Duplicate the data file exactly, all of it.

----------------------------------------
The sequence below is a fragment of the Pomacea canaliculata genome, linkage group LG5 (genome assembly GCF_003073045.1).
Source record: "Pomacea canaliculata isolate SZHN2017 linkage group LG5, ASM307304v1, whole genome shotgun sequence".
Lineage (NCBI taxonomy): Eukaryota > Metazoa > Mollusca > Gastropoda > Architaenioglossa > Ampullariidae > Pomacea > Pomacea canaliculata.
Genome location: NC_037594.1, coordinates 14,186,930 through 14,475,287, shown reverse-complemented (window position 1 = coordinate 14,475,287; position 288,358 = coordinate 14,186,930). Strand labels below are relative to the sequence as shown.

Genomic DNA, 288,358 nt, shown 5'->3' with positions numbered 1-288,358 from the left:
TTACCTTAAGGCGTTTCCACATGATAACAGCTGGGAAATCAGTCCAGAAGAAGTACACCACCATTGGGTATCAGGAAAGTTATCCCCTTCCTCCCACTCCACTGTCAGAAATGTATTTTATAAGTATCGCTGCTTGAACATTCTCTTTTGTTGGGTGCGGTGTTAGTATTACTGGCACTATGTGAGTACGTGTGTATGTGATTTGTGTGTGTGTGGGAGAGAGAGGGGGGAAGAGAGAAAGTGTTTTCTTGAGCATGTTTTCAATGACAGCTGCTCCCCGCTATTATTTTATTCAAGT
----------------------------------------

The sequence below is a fragment of the Pomacea canaliculata genome, linkage group LG5 (genome assembly GCF_003073045.1).
Source record: "Pomacea canaliculata isolate SZHN2017 linkage group LG5, ASM307304v1, whole genome shotgun sequence".
Lineage (NCBI taxonomy): Eukaryota > Metazoa > Mollusca > Gastropoda > Architaenioglossa > Ampullariidae > Pomacea > Pomacea canaliculata.
Genome location: NC_037594.1, coordinates 14,186,930 through 14,475,287, shown reverse-complemented (window position 1 = coordinate 14,475,287; position 288,358 = coordinate 14,186,930). Strand labels below are relative to the sequence as shown.

Genomic DNA, 288,358 nt, shown 5'->3' with positions numbered 1-288,358 from the left:
TTACCTTAAGGCGTTTCCACATGATAACAGCTGGGAAATCAGTCCAGAAGAAGTACACCACCATTGGGTATCAGGAAAGTTATCCCCTTCCTCCCACTCCACTGTCAGAAATGTATTTTATAAGTATCGCTGCTTGAACATTCTCTTTTGTTGGGTGCGGTGTTAGTATTACTGGCACTATGTGAGTACGTGTGTATGTGATTTGTGTGTGTGTGGGAGAGAGAGGGGGGAAGAGAGAAAGTGTTTTCTTGAGCATGTTTTCAATGACAGCTGCTCCCCGCTATTATTTTATTCAAGT